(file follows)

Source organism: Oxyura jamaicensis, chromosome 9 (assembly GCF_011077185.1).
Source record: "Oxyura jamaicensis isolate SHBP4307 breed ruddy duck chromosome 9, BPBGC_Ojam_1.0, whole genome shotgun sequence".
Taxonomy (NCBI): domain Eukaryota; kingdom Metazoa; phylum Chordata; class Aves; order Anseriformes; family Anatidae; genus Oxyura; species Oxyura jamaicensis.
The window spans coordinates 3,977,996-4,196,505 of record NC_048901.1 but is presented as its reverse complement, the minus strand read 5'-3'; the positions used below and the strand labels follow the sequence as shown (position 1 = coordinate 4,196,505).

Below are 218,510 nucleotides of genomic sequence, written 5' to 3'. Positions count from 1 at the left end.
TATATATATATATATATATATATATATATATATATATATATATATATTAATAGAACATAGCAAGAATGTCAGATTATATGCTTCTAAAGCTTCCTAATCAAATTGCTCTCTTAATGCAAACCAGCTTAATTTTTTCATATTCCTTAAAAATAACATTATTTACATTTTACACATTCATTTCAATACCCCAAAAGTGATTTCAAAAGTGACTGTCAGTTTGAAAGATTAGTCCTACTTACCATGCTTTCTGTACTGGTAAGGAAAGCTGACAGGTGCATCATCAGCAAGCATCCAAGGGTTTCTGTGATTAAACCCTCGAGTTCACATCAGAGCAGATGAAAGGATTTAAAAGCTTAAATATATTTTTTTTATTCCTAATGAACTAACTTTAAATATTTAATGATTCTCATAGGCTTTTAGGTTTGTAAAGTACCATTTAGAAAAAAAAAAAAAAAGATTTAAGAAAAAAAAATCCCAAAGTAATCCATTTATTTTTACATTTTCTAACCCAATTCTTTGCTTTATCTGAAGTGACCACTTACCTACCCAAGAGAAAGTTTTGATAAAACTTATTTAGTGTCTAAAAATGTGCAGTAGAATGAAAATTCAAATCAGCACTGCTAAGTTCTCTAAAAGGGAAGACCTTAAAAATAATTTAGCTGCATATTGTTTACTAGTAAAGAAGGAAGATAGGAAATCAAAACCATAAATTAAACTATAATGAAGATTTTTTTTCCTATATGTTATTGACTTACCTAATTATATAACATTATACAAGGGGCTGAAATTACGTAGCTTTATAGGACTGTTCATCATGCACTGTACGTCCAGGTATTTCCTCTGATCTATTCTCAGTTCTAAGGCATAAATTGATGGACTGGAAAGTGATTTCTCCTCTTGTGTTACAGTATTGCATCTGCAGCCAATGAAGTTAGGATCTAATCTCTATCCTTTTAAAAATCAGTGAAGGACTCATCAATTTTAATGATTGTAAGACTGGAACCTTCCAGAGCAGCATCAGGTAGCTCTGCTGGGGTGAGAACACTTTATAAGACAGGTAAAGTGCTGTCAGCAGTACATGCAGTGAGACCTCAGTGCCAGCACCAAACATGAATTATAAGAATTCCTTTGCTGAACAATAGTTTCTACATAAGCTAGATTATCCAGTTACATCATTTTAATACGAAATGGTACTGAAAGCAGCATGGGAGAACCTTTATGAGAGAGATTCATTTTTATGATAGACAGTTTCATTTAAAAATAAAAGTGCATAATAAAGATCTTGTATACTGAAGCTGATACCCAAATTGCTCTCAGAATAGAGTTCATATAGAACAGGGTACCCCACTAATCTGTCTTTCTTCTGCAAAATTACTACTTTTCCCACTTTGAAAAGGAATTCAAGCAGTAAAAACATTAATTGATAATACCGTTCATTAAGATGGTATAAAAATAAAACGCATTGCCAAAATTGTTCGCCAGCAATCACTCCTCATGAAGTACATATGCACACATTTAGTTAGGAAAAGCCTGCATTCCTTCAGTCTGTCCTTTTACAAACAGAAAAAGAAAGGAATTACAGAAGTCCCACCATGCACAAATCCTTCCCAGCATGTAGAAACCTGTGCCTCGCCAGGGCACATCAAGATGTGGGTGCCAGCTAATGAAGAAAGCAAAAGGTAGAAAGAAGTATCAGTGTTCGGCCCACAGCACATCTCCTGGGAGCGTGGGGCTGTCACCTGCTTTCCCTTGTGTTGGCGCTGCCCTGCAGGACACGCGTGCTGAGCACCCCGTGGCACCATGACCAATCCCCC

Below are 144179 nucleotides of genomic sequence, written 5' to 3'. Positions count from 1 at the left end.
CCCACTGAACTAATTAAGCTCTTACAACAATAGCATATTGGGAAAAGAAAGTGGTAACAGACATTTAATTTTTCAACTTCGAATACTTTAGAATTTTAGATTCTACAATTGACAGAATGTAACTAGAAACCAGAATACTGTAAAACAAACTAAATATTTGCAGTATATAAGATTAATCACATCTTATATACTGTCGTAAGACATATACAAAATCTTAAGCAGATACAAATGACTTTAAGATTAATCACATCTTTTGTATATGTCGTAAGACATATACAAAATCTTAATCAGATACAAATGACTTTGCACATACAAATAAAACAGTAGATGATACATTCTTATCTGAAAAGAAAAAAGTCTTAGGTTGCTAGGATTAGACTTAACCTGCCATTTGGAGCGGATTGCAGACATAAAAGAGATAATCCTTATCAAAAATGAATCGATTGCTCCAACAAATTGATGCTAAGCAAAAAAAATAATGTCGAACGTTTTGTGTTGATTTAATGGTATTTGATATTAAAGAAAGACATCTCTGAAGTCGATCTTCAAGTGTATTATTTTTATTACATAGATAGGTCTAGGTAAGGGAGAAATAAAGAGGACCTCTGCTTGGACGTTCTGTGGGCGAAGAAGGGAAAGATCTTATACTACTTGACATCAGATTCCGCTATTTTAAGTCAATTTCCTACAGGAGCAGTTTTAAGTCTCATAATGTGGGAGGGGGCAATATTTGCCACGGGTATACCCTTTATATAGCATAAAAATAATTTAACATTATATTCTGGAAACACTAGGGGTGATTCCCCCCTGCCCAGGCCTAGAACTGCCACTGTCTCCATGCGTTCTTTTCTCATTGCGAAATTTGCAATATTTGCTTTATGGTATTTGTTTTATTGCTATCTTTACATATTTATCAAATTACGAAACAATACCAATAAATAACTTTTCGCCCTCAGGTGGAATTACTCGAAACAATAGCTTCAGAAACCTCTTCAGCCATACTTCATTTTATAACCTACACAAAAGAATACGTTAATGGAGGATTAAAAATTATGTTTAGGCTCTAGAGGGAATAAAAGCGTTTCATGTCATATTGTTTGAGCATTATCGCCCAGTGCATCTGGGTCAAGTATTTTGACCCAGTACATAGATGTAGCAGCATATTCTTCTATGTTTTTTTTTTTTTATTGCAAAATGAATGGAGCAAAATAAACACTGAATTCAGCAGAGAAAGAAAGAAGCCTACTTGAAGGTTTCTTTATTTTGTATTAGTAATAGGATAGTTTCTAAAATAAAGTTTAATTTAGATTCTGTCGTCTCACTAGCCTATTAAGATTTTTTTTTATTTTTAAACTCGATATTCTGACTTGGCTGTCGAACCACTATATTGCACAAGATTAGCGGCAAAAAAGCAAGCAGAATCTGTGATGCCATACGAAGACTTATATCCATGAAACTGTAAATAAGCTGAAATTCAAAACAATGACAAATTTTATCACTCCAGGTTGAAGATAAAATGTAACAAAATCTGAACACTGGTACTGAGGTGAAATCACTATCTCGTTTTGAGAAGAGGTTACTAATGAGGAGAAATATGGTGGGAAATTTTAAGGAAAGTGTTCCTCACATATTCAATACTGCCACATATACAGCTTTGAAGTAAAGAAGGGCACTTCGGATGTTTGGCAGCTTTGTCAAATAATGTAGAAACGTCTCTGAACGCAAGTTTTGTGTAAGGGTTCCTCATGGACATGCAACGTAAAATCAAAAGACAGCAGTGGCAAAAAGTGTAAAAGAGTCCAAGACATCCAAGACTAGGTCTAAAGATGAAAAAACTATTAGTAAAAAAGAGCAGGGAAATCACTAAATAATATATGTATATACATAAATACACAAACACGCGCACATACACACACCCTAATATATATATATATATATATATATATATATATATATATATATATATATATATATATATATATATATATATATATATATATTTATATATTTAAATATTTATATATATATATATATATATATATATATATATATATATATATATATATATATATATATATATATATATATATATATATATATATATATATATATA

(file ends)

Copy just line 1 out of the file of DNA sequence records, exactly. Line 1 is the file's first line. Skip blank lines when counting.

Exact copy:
Source organism: Oxyura jamaicensis, chromosome 9 (assembly GCF_011077185.1).